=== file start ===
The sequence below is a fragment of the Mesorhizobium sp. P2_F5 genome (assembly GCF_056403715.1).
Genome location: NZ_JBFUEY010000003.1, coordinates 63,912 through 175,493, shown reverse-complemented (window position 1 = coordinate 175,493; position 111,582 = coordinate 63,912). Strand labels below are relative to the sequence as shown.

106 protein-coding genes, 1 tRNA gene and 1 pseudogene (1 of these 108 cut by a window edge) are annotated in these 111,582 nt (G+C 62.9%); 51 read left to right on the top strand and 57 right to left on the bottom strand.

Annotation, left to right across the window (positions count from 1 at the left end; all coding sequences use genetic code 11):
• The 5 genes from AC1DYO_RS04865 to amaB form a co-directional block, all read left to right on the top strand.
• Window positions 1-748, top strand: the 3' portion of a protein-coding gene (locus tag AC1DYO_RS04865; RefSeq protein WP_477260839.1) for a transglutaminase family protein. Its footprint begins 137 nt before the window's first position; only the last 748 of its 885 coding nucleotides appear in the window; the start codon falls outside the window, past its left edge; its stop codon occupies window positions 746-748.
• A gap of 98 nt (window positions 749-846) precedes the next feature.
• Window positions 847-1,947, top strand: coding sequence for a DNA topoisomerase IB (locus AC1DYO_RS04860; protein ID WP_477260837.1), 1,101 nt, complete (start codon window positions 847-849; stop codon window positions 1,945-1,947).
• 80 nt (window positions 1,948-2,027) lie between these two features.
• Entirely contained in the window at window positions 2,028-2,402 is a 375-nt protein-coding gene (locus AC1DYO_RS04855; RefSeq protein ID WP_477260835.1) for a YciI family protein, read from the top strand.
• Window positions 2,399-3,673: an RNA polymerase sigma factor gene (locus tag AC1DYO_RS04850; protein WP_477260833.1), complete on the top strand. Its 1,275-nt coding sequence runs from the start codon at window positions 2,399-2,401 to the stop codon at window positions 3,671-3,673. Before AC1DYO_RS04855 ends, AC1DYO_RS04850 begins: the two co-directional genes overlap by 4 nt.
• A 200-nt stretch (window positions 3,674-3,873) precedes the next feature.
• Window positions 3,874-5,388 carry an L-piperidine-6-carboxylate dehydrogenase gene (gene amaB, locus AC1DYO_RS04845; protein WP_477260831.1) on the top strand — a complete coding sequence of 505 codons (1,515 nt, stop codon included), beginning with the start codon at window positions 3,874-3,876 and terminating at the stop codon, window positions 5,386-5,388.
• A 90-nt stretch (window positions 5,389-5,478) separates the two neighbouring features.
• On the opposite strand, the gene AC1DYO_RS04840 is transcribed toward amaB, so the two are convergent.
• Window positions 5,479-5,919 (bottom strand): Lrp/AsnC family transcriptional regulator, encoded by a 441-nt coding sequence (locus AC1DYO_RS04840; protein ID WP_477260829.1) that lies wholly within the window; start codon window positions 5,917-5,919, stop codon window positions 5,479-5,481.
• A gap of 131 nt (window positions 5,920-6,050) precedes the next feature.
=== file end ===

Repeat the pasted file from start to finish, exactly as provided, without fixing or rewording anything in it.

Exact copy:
The sequence below is a fragment of the Mesorhizobium sp. P2_F5 genome (assembly GCF_056403715.1).
Genome location: NZ_JBFUEY010000003.1, coordinates 63,912 through 175,493, shown reverse-complemented (window position 1 = coordinate 175,493; position 111,582 = coordinate 63,912). Strand labels below are relative to the sequence as shown.

106 protein-coding genes, 1 tRNA gene and 1 pseudogene (1 of these 108 cut by a window edge) are annotated in these 111,582 nt (G+C 62.9%); 51 read left to right on the top strand and 57 right to left on the bottom strand.

Annotation, left to right across the window (positions count from 1 at the left end; all coding sequences use genetic code 11):
• The 5 genes from AC1DYO_RS04865 to amaB form a co-directional block, all read left to right on the top strand.
• Window positions 1-748, top strand: the 3' portion of a protein-coding gene (locus tag AC1DYO_RS04865; RefSeq protein WP_477260839.1) for a transglutaminase family protein. Its footprint begins 137 nt before the window's first position; only the last 748 of its 885 coding nucleotides appear in the window; the start codon falls outside the window, past its left edge; its stop codon occupies window positions 746-748.
• A gap of 98 nt (window positions 749-846) precedes the next feature.
• Window positions 847-1,947, top strand: coding sequence for a DNA topoisomerase IB (locus AC1DYO_RS04860; protein ID WP_477260837.1), 1,101 nt, complete (start codon window positions 847-849; stop codon window positions 1,945-1,947).
• 80 nt (window positions 1,948-2,027) lie between these two features.
• Entirely contained in the window at window positions 2,028-2,402 is a 375-nt protein-coding gene (locus AC1DYO_RS04855; RefSeq protein ID WP_477260835.1) for a YciI family protein, read from the top strand.
• Window positions 2,399-3,673: an RNA polymerase sigma factor gene (locus tag AC1DYO_RS04850; protein WP_477260833.1), complete on the top strand. Its 1,275-nt coding sequence runs from the start codon at window positions 2,399-2,401 to the stop codon at window positions 3,671-3,673. Before AC1DYO_RS04855 ends, AC1DYO_RS04850 begins: the two co-directional genes overlap by 4 nt.
• A 200-nt stretch (window positions 3,674-3,873) precedes the next feature.
• Window positions 3,874-5,388 carry an L-piperidine-6-carboxylate dehydrogenase gene (gene amaB, locus AC1DYO_RS04845; protein WP_477260831.1) on the top strand — a complete coding sequence of 505 codons (1,515 nt, stop codon included), beginning with the start codon at window positions 3,874-3,876 and terminating at the stop codon, window positions 5,386-5,388.
• A 90-nt stretch (window positions 5,389-5,478) separates the two neighbouring features.
• On the opposite strand, the gene AC1DYO_RS04840 is transcribed toward amaB, so the two are convergent.
• Window positions 5,479-5,919 (bottom strand): Lrp/AsnC family transcriptional regulator, encoded by a 441-nt coding sequence (locus AC1DYO_RS04840; protein ID WP_477260829.1) that lies wholly within the window; start codon window positions 5,917-5,919, stop codon window positions 5,479-5,481.
• A gap of 131 nt (window positions 5,920-6,050) precedes the next feature.